The Tribeca Film Festival in New York, known for its selection of independent films including documentaries, narrative features and shorts will show a narrative short that will allow a rare glimpse into the lives of Rikers' Island women inmates.
The 9-minute documentary titled, "More Than A Woman," is a mosaic of personal stories aimed at challenging the negative stereotypes of the incarcerated by telling the real, raw stories of the inmates inside the Rose M. Singer Center, nicknamed Rosie. In early 2016, young inmates participated in a free-writing exercise where they wrote about perseverance in response to a Nelson Mandela quote. Their writings were trimmed down to two sentences, written down on index cards, shuffled and pieced together to form a narrative.
As part of the process, women made 30-second selfie videos introducing themselves to one another and providing notes to the high school students who helped create the documentary. Since the camera equipment wasn't allowed inside the facility, the students filmed outside of the jail and the content was then shared with the inmates on hard drives.
According to Flonia Telegrafi, a teaching artist with the Tribeca Film Institute and also one of the mentors at the Rikers Island Media Lab, "If a scene wasn't shot right, then that message would go back to the outside and they would do it over."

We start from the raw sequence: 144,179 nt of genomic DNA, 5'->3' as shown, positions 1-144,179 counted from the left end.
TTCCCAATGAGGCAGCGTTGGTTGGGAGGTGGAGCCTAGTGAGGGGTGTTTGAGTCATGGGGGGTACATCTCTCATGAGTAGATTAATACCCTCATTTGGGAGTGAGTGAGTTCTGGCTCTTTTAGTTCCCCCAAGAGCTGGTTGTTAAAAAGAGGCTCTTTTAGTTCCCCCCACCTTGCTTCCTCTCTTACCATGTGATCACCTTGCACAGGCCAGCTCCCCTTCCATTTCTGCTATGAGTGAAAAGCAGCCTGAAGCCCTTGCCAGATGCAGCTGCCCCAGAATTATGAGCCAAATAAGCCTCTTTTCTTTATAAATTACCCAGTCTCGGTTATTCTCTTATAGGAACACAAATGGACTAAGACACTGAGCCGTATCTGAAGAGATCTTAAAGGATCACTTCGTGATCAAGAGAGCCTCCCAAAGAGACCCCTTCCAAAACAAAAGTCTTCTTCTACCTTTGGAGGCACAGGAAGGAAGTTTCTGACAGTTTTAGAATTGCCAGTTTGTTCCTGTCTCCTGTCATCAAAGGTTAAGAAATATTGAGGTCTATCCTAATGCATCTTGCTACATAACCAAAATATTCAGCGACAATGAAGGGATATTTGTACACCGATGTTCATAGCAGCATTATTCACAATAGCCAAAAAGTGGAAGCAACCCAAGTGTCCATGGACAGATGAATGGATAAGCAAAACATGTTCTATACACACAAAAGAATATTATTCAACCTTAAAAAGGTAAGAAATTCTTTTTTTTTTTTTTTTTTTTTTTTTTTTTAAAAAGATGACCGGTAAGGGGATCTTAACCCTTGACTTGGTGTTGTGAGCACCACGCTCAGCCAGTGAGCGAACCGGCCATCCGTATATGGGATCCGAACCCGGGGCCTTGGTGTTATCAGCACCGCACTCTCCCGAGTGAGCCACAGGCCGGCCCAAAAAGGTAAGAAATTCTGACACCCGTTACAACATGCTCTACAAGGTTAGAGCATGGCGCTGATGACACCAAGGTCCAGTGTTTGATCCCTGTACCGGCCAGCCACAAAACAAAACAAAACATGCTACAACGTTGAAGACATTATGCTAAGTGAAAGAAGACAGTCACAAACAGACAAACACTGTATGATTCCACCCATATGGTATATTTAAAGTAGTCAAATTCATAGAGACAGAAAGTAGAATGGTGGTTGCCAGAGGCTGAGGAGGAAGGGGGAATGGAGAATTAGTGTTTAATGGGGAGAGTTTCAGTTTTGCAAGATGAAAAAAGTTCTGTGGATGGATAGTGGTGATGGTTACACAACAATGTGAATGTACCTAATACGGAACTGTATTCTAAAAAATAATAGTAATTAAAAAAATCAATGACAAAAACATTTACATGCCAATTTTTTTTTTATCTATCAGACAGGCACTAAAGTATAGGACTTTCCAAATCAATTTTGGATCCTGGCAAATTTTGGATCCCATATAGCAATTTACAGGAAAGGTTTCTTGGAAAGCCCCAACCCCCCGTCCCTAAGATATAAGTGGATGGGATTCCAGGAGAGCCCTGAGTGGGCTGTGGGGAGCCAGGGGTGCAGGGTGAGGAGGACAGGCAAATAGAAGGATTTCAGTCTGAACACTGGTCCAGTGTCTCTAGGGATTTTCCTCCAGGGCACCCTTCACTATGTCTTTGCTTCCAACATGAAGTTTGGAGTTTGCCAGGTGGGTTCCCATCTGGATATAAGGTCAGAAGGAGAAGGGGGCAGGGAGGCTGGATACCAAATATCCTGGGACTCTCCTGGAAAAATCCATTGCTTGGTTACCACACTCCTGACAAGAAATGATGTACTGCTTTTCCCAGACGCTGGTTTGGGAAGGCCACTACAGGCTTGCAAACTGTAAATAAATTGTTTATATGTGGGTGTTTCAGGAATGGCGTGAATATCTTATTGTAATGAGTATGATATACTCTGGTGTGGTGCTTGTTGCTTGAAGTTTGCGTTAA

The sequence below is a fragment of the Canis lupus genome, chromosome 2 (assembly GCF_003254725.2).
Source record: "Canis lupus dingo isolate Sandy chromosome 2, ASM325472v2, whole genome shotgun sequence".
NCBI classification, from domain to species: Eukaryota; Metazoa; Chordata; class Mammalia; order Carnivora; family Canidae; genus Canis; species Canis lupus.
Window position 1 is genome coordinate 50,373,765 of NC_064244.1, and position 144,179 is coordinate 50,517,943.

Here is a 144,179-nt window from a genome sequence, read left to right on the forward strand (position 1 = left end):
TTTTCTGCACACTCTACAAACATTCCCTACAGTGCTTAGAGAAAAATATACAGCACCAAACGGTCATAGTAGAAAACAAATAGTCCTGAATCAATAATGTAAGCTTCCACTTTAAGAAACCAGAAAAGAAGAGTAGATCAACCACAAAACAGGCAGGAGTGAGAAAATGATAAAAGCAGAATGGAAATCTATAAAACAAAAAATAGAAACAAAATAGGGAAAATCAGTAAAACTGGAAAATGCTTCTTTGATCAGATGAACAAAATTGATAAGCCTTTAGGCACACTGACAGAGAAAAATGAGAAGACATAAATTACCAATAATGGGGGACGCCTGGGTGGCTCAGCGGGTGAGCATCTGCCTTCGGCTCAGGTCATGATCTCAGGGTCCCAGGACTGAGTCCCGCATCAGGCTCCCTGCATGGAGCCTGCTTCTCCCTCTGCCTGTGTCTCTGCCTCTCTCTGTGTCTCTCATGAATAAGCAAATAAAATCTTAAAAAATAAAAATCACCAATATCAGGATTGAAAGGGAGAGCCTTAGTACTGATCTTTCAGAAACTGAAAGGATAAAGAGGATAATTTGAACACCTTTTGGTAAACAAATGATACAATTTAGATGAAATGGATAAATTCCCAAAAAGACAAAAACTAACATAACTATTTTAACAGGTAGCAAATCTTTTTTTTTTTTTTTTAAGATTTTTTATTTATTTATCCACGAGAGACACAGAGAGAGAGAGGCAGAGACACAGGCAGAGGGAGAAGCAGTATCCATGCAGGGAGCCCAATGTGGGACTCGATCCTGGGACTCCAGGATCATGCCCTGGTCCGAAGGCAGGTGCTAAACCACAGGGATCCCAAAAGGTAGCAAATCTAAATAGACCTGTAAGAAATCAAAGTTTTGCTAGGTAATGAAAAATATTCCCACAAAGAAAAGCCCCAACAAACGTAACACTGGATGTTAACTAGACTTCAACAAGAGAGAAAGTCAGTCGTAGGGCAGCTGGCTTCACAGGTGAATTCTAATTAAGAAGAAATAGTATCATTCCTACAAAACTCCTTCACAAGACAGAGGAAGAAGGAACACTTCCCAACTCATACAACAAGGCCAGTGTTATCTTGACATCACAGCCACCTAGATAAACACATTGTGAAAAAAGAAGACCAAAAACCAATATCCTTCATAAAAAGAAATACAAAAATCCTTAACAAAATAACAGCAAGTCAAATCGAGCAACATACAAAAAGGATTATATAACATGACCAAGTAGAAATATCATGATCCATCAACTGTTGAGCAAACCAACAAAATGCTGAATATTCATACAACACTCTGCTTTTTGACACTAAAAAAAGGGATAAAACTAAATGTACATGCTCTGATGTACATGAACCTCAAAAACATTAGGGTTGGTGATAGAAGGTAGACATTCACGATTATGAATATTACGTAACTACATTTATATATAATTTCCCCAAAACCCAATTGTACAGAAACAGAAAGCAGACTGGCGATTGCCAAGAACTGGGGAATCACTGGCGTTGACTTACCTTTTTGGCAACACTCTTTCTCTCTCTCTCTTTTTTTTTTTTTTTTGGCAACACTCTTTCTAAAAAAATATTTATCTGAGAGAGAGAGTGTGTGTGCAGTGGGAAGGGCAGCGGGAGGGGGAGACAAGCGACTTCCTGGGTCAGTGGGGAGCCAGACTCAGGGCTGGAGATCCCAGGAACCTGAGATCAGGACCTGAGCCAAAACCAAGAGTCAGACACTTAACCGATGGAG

Telegrafi told NBC, "You're always taught to see things as black or white, or right or wrong. So it's really important for art, and specifically for filmmaking — through that do-over process to have these young women understand that it's not always about that."
The film is made in partnership with the Educational Services Unit of the NYC Department of Correction and a program run by the TFI and is a collaboration between the Young Women's Leadership School in Queens, New York and the incarcerated women from the Rikers Island Media Lab who spent a year writing and then producing a visual poem.
The media lab was created four years ago with the intent of shedding light on the lives of the incarcerated women at the facility and breaking the negative stereotypes attached to incarceration. Sheila Taveras, a participant, released from Rikers, told NBC, "Just because we made a mistake in our life doesn't mean that defines us. We have so much to offer in the world. We're not useless or anything."